Physics

# Difference between Mass and Weight D. Vogt's image for:
"Difference between Mass and Weight"
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Image by: Mass and weight are usually used interchangeably in common conservation; in the natural sciences, however (and especially in physics), these refer to two specific, different properties of matter. In essence, mass is an estimate of the amount of matter in an object, and is equivalent no matter where the object is located; however, weight is an estimate of how strongly the object is attracted by gravity, and therefore an object will have more weight on the surface of the Earth than, say, on the surface of the Moon (or, for that matter, in Earth's orbit, where it is essentially weightless).

WEIGHT

In everyday terms, there is no practical difference between weight and mass, because on the surface of the Earth, all objects have weight, and we describe this weight in largely equivalent terms to mass. Technically, however, weight is defined somewhat more specifically, as the amount of force exerted on an object by gravity. In our case, this definition refers to the force exerted on us, and our various possessions, by the gravity of the Earth. However, were we to move to a location with weaker gravity, we would weigh less: a 150-pound man on Earth would weigh 25 pounds on the Moon, and nothing in orbit.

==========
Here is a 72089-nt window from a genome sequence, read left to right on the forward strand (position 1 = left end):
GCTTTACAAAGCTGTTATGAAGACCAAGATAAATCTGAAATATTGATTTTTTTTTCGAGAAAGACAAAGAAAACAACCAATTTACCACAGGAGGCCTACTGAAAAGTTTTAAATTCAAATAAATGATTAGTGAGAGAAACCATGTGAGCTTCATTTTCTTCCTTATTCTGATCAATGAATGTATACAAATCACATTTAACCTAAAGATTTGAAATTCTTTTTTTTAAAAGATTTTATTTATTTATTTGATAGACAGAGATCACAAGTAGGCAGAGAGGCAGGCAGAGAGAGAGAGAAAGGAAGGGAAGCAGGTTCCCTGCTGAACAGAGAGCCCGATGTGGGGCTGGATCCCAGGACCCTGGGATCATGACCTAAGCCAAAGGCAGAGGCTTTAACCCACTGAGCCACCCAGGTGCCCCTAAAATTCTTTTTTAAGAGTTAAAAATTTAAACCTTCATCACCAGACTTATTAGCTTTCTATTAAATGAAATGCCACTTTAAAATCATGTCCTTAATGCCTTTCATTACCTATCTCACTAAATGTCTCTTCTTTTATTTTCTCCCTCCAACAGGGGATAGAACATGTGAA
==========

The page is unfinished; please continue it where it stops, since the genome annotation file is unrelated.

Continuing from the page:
Weight is measured in pounds (lbs) and, in metric terms, in newtons. This introduces a mild complication because people who commonly use imperial measurements in daily calculations (such as Americans and many Canadians) typically use a weight measurement but also mean to refer to the mass of an object, whereas people in metric regions (such as Europe) usually use kilograms, a unit of mass, when they also mean to refer to the weight of an object. One newton is worth slightly less than a quarter-pound.

MATTER

In contrast to weight, mass is a measure of how much physical matter is contained in the make-up of an object. In one sense, therefore, mass is a much simpler and more objective measurement: weight varies depending upon the source of gravity, but mass is always the same. Technically, mass has an equally complex definition, however; mass is specifically defined in physics as the extent to which an object will remain immobile under a force applied to it. Expressed all in metric units, a one-kilogram object is an object which can be moved at one metre per second (or 3 feet per second) through the application of a force of one newton (or one quarter-pound).

Mass is measured in pounds in imperial measurements - one pound in mass is equal to one pound in weight at the Earth's surface; elsewhere, they are technically distinguished by differentiating them into two systems, called pound-mass for mass, and pound-force for weight. In regions which use the metric system, mass is always measured in kilograms, which are equivalent to about 2 pounds in mass.

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